What is better a Will or a Trust
Everyone knows the importance of drafting Wills, but it can be difficult to negotiate the legal ins and outs relating to leaving one’s Estate to intended heirs or beneficiaries, and one of the most important is the decisions between leaving a Will or setting up a Family Trust.
Trusts have a number of advantages over Wills:
- Family Trusts do not require probate (the process – overseen by courts – legally required for the execution of a Will, or for Estate administration in cases where Estate must be passed on to heirs when there no Will has been left). Trusts are considered legally-binding contracts between private parties and are not a matter of public record. Therefor they do not require court oversight.
- Privacy. Related the above, if you don’t want the world to know what you owned and what you have bequeathed, a Trust is the better option over a Will. Trusts are only open to public scrutiny if they are challenged.
- A Trust’s contracts can come into effect if you become mentally incapacitated, with the Trustee taking over your affairs for the protection of your Estate – not the beneficiaries, as the Trust will only be administered on your death. This would avoid another long court-process; if you have drawn up a Will, your beneficiaries would have to go through the courts to appoint a guardian to manage your affairs.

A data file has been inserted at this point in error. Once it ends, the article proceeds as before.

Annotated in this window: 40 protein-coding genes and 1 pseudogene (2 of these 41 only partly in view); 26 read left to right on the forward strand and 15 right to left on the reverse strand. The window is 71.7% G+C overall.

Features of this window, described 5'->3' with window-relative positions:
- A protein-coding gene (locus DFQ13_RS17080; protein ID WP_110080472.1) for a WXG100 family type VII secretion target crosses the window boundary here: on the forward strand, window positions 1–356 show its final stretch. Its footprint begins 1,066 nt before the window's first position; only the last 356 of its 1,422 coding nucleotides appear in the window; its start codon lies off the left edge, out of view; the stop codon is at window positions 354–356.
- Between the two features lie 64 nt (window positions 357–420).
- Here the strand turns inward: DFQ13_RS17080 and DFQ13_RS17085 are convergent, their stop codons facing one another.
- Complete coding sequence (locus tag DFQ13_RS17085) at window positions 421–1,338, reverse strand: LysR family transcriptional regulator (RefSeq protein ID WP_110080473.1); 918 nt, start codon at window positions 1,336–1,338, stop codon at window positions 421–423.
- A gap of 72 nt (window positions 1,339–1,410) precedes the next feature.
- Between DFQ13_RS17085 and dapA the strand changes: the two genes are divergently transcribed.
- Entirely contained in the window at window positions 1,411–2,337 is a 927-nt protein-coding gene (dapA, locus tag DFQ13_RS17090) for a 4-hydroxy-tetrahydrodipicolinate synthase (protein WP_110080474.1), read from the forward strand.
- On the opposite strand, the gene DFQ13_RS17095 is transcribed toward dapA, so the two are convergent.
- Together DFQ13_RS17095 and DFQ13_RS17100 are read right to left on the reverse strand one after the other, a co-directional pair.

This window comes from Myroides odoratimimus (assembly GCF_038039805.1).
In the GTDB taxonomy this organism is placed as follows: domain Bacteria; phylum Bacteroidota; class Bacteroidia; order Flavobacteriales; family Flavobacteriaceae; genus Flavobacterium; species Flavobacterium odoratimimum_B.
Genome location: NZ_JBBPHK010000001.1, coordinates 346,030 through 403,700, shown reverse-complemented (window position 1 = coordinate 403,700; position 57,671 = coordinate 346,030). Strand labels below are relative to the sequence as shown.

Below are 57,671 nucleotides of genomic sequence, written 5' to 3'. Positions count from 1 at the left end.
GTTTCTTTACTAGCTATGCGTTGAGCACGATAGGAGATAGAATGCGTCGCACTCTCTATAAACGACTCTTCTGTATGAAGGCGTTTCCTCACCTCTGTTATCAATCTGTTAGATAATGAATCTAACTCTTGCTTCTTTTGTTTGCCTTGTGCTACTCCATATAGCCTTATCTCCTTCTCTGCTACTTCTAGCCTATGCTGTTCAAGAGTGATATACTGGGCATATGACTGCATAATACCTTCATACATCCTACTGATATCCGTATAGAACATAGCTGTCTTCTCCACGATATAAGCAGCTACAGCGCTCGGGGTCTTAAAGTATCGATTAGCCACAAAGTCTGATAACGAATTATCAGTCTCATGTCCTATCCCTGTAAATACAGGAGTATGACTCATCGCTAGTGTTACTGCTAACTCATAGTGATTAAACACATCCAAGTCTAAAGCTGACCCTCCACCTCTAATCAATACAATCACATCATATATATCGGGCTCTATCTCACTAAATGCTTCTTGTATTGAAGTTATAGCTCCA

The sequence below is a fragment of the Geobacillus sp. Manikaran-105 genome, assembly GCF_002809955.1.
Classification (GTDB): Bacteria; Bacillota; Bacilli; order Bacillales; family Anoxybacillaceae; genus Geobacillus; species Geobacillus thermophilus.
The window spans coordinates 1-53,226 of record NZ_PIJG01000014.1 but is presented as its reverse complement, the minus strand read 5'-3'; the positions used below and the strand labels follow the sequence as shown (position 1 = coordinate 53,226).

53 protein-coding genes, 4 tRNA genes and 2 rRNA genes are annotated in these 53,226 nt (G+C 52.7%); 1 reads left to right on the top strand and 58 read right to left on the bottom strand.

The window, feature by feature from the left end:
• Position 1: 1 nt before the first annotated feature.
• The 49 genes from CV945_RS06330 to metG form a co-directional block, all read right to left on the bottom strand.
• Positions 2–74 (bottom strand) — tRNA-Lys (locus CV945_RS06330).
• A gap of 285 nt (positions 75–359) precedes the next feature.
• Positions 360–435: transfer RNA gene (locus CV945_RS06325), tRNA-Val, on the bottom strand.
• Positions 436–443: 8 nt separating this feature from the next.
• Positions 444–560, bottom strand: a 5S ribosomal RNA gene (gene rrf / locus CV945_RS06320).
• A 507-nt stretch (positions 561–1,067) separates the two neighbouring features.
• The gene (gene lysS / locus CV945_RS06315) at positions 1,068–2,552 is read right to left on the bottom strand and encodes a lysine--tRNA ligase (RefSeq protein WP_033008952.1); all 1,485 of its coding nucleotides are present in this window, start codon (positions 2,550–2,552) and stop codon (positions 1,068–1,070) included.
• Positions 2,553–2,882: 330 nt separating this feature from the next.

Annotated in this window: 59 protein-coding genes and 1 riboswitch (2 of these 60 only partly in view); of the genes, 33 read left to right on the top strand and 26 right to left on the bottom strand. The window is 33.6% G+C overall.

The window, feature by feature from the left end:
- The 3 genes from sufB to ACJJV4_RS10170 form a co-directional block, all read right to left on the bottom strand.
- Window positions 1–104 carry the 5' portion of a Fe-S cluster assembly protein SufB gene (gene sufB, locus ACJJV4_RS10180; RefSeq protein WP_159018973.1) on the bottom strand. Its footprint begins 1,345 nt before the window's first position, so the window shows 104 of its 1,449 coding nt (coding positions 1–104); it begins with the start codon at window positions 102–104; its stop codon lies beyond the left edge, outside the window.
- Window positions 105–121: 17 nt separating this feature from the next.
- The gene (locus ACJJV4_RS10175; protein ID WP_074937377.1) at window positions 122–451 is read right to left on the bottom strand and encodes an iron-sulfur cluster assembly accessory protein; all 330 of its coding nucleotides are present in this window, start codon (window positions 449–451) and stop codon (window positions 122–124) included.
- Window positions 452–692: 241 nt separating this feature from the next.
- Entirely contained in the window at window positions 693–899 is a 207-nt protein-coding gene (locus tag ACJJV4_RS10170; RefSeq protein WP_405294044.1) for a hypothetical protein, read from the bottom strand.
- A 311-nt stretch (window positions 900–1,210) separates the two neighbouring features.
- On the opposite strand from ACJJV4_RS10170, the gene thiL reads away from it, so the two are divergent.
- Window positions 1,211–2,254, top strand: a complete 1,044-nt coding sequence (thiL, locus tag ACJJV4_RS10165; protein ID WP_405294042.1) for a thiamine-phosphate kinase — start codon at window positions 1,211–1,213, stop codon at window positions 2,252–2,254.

- Trusts can also include provisions for your care prior to death, in cases for incapacitation or other mental/physical disability. This cannot be done with a Will.
- Properties left in Trusts are not subject to the same taxation as those left through Wills.
- Trusts can provide Creditor protection.
- Family Trusts can be administered after your death. Irresponsible or underage heirs won’t be able to abuse what’s been left to them and/or won’t need to deal with the administration of assets when they either can’t, or don’t wish to.
In some cases, Wills can be preferable to a Family Trust:
- Wills are better than Trusts, or should be done in addition to Trusts, in cases where a Trust won’t necessarily hold within it all properties at the time of death.
- Only Wills can name your chosen Guardians for the care and financial oversight of the inheritances of minor children.
The above is far from comprehensive, and your best bet is professional advice on what would be right for you and your Estate Planning. TAT can provide both the financial (especially taxation)and Legal savvy when it comes to protecting your Families future wealth. Please don’t hesitate to contact us and make an appointment, we are here to assist you.
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